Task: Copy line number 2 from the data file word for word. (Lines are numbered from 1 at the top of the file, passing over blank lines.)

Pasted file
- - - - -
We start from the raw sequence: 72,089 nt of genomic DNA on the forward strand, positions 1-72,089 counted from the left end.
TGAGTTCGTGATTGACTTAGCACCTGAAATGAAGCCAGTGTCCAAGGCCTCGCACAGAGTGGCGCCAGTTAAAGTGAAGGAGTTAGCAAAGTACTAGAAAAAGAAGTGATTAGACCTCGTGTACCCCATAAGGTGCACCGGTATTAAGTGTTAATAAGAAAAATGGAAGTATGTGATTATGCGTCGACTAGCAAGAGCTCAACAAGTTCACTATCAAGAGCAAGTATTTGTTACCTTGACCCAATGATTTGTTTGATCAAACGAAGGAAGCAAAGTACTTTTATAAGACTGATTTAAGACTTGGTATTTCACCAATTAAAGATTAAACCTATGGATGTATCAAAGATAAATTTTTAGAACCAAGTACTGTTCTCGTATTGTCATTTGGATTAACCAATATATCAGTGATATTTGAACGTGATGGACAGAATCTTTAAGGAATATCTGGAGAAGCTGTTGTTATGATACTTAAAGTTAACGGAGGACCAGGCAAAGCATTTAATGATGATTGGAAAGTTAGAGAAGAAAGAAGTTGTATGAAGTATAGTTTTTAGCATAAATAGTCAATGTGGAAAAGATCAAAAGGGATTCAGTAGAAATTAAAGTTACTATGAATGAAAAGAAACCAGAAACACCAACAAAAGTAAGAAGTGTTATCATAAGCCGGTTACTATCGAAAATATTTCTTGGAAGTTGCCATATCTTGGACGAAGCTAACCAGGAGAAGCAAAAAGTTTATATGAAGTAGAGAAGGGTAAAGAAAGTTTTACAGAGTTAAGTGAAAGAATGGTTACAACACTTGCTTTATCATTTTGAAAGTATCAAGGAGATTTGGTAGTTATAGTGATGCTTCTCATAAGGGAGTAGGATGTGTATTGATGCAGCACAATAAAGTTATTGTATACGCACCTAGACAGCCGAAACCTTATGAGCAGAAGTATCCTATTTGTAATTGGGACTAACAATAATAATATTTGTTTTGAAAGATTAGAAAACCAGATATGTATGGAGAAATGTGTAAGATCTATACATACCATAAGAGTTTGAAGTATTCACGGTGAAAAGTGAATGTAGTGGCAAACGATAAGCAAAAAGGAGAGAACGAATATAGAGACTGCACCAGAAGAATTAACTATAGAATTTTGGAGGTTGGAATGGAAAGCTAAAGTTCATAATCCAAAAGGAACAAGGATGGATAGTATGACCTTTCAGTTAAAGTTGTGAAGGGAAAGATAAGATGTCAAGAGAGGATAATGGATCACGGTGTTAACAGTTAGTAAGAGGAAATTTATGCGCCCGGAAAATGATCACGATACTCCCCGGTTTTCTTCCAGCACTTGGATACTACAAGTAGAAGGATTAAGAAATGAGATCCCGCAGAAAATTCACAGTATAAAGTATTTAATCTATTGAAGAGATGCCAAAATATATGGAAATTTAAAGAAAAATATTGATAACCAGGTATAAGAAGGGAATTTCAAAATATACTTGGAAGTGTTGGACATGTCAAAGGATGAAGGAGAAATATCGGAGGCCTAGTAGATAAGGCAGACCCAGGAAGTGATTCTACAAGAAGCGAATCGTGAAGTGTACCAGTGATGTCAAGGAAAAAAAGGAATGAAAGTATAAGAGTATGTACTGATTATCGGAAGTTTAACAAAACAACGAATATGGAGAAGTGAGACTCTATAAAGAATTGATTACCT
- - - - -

TGAGTTCGTGATTGACTTAGCACCTGAAATGAAGCCAGTGTCCAAGGCCTCGCACAGAGTGGCGCCAGTTAAAGTGAAGGAGTTAGCAAAGTACTAGAAAAAGAAGTGATTAGACCTCGTGTACCCCATAAGGTGCACCGGTATTAAGTGTTAATAAGAAAAATGGAAGTATGTGATTATGCGTCGACTAGCAAGAGCTCAACAAGTTCACTATCAAGAGCAAGTATTTGTTACCTTGACCCAATGATTTGTTTGATCAAACGAAGGAAGCAAAGTACTTTTATAAGACTGATTTAAGACTTGGTATTTCACCAATTAAAGATTAAACCTATGGATGTATCAAAGATAAATTTTTAGAACCAAGTACTGTTCTCGTATTGTCATTTGGATTAACCAATATATCAGTGATATTTGAACGTGATGGACAGAATCTTTAAGGAATATCTGGAGAAGCTGTTGTTATGATACTTAAAGTTAACGGAGGACCAGGCAAAGCATTTAATGATGATTGGAAAGTTAGAGAAGAAAGAAGTTGTATGAAGTATAGTTTTTAGCATAAATAGTCAATGTGGAAAAGATCAAAAGGGATTCAGTAGAAATTAAAGTTACTATGAATGAAAAGAAACCAGAAACACCAACAAAAGTAAGAAGTGTTATCATAAGCCGGTTACTATCGAAAATATTTCTTGGAAGTTGCCATATCTTGGACGAAGCTAACCAGGAGAAGCAAAAAGTTTATATGAAGTAGAGAAGGGTAAAGAAAGTTTTACAGAGTTAAGTGAAAGAATGGTTACAACACTTGCTTTATCATTTTGAAAGTATCAAGGAGATTTGGTAGTTATAGTGATGCTTCTCATAAGGGAGTAGGATGTGTATTGATGCAGCACAATAAAGTTATTGTATACGCACCTAGACAGCCGAAACCTTATGAGCAGAAGTATCCTATTTGTAATTGGGACTAACAATAATAATATTTGTTTTGAAAGATTAGAAAACCAGATATGTATGGAGAAATGTGTAAGATCTATACATACCATAAGAGTTTGAAGTATTCACGGTGAAAAGTGAATGTAGTGGCAAACGATAAGCAAAAAGGAGAGAACGAATATAGAGACTGCACCAGAAGAATTAACTATAGAATTTTGGAGGTTGGAATGGAAAGCTAAAGTTCATAATCCAAAAGGAACAAGGATGGATAGTATGACCTTTCAGTTAAAGTTGTGAAGGGAAAGATAAGATGTCAAGAGAGGATAATGGATCACGGTGTTAACAGTTAGTAAGAGGAAATTTATGCGCCCGGAAAATGATCACGATACTCCCCGGTTTTCTTCCAGCACTTGGATACTACAAGTAGAAGGATTAAGAAATGAGATCCCGCAGAAAATTCACAGTATAAAGTATTTAATCTATTGAAGAGATGCCAAAATATATGGAAATTTAAAGAAAAATATTGATAACCAGGTATAAGAAGGGAATTTCAAAATATACTTGGAAGTGTTGGACATGTCAAAGGATGAAGGAGAAATATCGGAGGCCTAGTAGATAAGGCAGACCCAGGAAGTGATTCTACAAGAAGCGAATCGTGAAGTGTACCAGTGATGTCAAGGAAAAAAAGGAATGAAAGTATAAGAGTATGTACTGATTATCGGAAGTTTAACAAAACAACGAATATGGAGAAGTGAGACTCTATAAAGAATTGATTACCT